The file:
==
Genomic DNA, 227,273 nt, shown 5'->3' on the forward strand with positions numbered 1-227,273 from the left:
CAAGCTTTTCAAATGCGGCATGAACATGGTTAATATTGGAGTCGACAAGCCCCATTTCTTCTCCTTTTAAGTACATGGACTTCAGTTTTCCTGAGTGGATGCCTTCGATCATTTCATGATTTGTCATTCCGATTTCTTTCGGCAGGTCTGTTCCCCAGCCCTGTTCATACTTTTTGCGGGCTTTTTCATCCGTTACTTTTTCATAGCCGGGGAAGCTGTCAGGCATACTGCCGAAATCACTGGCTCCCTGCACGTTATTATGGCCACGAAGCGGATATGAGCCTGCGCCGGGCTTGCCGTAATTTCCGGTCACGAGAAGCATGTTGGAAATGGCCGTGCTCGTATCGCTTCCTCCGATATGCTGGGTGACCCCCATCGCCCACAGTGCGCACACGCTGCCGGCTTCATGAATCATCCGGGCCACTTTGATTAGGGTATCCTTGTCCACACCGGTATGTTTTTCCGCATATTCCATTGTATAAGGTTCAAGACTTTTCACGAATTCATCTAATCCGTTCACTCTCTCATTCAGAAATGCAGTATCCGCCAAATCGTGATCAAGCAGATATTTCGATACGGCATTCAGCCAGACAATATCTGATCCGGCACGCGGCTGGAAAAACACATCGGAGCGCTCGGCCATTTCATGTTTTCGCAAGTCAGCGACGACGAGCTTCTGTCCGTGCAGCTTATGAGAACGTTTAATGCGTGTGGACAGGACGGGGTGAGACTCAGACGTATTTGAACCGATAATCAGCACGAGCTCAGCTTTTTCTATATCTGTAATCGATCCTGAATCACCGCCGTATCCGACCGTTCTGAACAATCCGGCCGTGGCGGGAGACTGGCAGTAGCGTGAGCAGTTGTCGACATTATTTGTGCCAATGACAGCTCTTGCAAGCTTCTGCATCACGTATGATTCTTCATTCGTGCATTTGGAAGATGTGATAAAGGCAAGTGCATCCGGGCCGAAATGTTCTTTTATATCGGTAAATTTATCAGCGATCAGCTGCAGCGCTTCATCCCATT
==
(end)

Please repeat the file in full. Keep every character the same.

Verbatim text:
Genomic DNA, 227,273 nt, shown 5'->3' on the forward strand with positions numbered 1-227,273 from the left:
CAAGCTTTTCAAATGCGGCATGAACATGGTTAATATTGGAGTCGACAAGCCCCATTTCTTCTCCTTTTAAGTACATGGACTTCAGTTTTCCTGAGTGGATGCCTTCGATCATTTCATGATTTGTCATTCCGATTTCTTTCGGCAGGTCTGTTCCCCAGCCCTGTTCATACTTTTTGCGGGCTTTTTCATCCGTTACTTTTTCATAGCCGGGGAAGCTGTCAGGCATACTGCCGAAATCACTGGCTCCCTGCACGTTATTATGGCCACGAAGCGGATATGAGCCTGCGCCGGGCTTGCCGTAATTTCCGGTCACGAGAAGCATGTTGGAAATGGCCGTGCTCGTATCGCTTCCTCCGATATGCTGGGTGACCCCCATCGCCCACAGTGCGCACACGCTGCCGGCTTCATGAATCATCCGGGCCACTTTGATTAGGGTATCCTTGTCCACACCGGTATGTTTTTCCGCATATTCCATTGTATAAGGTTCAAGACTTTTCACGAATTCATCTAATCCGTTCACTCTCTCATTCAGAAATGCAGTATCCGCCAAATCGTGATCAAGCAGATATTTCGATACGGCATTCAGCCAGACAATATCTGATCCGGCACGCGGCTGGAAAAACACATCGGAGCGCTCGGCCATTTCATGTTTTCGCAAGTCAGCGACGACGAGCTTCTGTCCGTGCAGCTTATGAGAACGTTTAATGCGTGTGGACAGGACGGGGTGAGACTCAGACGTATTTGAACCGATAATCAGCACGAGCTCAGCTTTTTCTATATCTGTAATCGATCCTGAATCACCGCCGTATCCGACCGTTCTGAACAATCCGGCCGTGGCGGGAGACTGGCAGTAGCGTGAGCAGTTGTCGACATTATTTGTGCCAATGACAGCTCTTGCAAGCTTCTGCATCACGTATGATTCTTCATTCGTGCATTTGGAAGATGTGATAAAGGCAAGTGCATCCGGGCCGAAATGTTCTTTTATATCGGTAAATTTATCAGCGATCAGCTGCAGCGCTTCATCCCATT